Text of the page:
A Step towards Digital Transformation with Remote Design Sprints

A Step towards Digital Transformation with Remote Design Sprints


You start your work day. You attend meetings. You make plans for the next steps the business needs to take. And then, your entire organization delivers all its value via the Internet, at low cost, and without any cultural upheaval. Poof!


After you wake up from this dream you will realize that only frustration and disappointment await your transition to becoming a digital enterprise.


So what if there was a way to make the changes needed without all the pain?


Turns out there is. Several enterprises have been quietly transforming themselves with the unassuming power of the design sprint. A few among these include Airbnb, Home Depot, Lego, Barclays Bank, Apple, Tesla, and even the Google mothership itself, who are changing behaviors and creating positive outcomes one design sprint at a time.


What is a Design Sprint?


A design sprint is a unique five day process for validating ideas and solving big challenges through prototyping and testing new product or service ideas without having to actually build the product or even an MVP.


In the traditional setting of a “Sprint”, designers, developers, product owners, and anyone that can draw and think, enter a room for 5 days (depending on the type of sprint you intend to make, there are a lot of ways of doing so), and then get out with plenty of ideas, prototypes and more! The prototype is built with specific questions in mind, so you can zero in on precisely what you need to find out.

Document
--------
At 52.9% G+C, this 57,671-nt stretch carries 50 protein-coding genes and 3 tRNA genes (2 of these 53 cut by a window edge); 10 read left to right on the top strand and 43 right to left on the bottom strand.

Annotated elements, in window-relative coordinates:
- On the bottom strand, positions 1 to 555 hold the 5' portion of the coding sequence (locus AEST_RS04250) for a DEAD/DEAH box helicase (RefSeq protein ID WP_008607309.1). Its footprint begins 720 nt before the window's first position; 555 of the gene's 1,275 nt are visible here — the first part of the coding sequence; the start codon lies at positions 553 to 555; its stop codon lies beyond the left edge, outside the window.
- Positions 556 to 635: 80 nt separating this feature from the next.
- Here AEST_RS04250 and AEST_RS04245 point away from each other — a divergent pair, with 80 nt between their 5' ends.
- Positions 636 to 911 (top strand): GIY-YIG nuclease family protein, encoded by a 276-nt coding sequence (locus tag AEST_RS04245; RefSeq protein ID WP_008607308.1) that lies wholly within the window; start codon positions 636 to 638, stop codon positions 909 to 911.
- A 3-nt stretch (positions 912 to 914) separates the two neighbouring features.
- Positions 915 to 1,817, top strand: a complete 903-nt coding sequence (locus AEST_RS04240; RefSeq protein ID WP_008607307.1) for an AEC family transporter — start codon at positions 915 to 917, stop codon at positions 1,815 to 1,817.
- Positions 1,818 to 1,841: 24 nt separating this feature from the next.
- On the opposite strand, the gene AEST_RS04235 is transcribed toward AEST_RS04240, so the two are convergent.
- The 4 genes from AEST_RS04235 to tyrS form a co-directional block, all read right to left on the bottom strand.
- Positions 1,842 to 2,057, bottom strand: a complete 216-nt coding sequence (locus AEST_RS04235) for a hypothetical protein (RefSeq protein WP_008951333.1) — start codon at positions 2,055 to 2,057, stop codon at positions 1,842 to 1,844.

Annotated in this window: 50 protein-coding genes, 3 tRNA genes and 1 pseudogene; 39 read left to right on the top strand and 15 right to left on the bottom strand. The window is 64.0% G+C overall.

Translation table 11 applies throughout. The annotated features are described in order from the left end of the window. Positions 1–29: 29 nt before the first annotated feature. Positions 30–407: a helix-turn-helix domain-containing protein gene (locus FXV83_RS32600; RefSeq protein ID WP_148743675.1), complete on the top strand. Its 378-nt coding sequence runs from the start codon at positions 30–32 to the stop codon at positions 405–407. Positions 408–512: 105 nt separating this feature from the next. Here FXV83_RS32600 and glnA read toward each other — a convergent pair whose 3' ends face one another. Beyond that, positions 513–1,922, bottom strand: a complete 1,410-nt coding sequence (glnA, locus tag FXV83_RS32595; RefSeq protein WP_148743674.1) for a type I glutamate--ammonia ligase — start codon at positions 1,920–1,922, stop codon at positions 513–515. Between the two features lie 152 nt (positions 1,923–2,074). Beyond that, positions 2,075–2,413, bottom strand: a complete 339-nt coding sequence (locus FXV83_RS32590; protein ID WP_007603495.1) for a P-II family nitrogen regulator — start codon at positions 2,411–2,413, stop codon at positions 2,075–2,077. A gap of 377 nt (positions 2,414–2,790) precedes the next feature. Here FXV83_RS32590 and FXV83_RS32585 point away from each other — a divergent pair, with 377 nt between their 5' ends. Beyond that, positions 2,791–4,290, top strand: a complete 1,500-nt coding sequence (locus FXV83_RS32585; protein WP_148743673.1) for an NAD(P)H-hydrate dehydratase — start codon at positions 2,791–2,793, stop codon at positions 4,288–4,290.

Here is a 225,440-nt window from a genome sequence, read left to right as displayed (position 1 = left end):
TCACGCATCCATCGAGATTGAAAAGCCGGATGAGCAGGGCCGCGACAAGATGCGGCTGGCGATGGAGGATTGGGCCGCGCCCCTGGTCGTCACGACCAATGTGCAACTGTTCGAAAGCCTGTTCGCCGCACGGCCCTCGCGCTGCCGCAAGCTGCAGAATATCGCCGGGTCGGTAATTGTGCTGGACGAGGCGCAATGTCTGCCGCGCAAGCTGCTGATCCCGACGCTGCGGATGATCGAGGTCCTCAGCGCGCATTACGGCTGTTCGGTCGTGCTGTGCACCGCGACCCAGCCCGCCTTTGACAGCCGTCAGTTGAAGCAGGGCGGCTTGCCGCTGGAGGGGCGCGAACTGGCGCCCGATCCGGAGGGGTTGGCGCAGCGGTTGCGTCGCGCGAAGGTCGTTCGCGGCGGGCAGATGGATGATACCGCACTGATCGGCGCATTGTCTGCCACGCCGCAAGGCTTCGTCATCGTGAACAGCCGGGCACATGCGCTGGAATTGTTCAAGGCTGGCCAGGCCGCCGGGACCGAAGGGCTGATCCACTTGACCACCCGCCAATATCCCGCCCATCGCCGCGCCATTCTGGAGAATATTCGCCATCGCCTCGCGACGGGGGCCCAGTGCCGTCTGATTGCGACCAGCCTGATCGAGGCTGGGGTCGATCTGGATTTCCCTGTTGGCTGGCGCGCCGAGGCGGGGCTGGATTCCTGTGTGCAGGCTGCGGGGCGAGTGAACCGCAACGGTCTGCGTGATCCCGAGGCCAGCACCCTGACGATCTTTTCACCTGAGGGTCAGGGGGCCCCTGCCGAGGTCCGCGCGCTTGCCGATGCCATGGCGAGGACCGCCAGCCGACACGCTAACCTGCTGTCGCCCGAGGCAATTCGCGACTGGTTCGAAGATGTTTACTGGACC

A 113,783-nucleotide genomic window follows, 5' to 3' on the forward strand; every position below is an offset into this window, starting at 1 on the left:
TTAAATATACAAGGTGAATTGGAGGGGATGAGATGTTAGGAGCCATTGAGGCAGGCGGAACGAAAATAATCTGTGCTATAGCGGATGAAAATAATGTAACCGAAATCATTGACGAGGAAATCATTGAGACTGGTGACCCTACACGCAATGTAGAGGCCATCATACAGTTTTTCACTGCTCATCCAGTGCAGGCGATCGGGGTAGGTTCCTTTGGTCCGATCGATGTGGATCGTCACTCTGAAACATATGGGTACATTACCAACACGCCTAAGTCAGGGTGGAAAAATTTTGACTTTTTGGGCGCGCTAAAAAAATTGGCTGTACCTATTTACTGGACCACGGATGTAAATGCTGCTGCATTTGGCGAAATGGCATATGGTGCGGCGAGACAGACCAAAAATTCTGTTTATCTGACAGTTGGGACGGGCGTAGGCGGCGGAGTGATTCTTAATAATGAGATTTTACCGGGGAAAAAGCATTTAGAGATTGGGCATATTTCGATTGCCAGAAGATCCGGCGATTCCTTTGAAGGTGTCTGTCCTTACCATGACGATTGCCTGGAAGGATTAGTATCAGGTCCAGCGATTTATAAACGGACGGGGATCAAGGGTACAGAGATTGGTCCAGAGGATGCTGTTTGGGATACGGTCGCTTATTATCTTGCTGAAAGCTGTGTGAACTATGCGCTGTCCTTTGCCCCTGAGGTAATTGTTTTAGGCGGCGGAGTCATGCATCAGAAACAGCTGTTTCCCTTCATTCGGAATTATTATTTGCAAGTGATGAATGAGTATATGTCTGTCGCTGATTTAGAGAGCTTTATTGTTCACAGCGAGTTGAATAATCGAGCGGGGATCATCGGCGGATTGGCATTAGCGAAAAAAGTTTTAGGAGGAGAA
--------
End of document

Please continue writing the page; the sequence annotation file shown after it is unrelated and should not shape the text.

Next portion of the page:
The exercises packaged in the design sprint shift teams from defensive group-thinking (“I can’t learn anything from customers”) to empathetic collaboration (“I’d never thought of it like that”).


The Shift of Design Sprint from On-Site to Online.


In the year 2020, as most of the world’s population went under some form of lockdown, we found ourselves in the midst of an unprecedented social experiment with many people shifting to remote work. At the intersection of the innovator mindset and creative thinking, we explored ways to help the world deal with this and the next pandemic.


Reaching into our designer’s toolkit, we deployed the staples of our craft, including problem definition, ethnographic research, ideation, prototyping, and user testing. Taking advantage of recent innovations and the latest technology, we switched to hosting the entire design sprint experience online, at home, with a focus on a specific problem to generate multiple solutions, build prototypes, and get rapid feedback.


Tools like Mural, Miro, InVision, Figma, and Zoom have certainly made the transition easy. Our altered roadmap proved to continually deliver ongoing value to our customers as we discovered the efficacy of running a remote design sprint.


  • Individual Creativity


In-person sprints required participants to sketch their ideas in an hour, using pen and paper. Sketching was done in the sprint room, in one uninterrupted stretch, where everyone’s work was visible to one another. However, this strategy didn’t always lead to the best outcomes. Many people work better when they have more privacy, more time, or more control over how they use it. Likewise, some sprint challenges require more thoughtful deliberation than others. With that in mind, Remote Sprints have presented us with an opportunity to give better ideas a chance.


The increased time and privacy empowered people to perform best at their own pace. We also witnessed an improvement in the variety and quality of the solutions, because people weren’t privy to each other’s ideas and had the freedom and confidence to work with the tools that made sense for them rather than the mandated pen and paper (for example, some people sketched on pen and paper, others used Figma, Keynote or PowerPoint).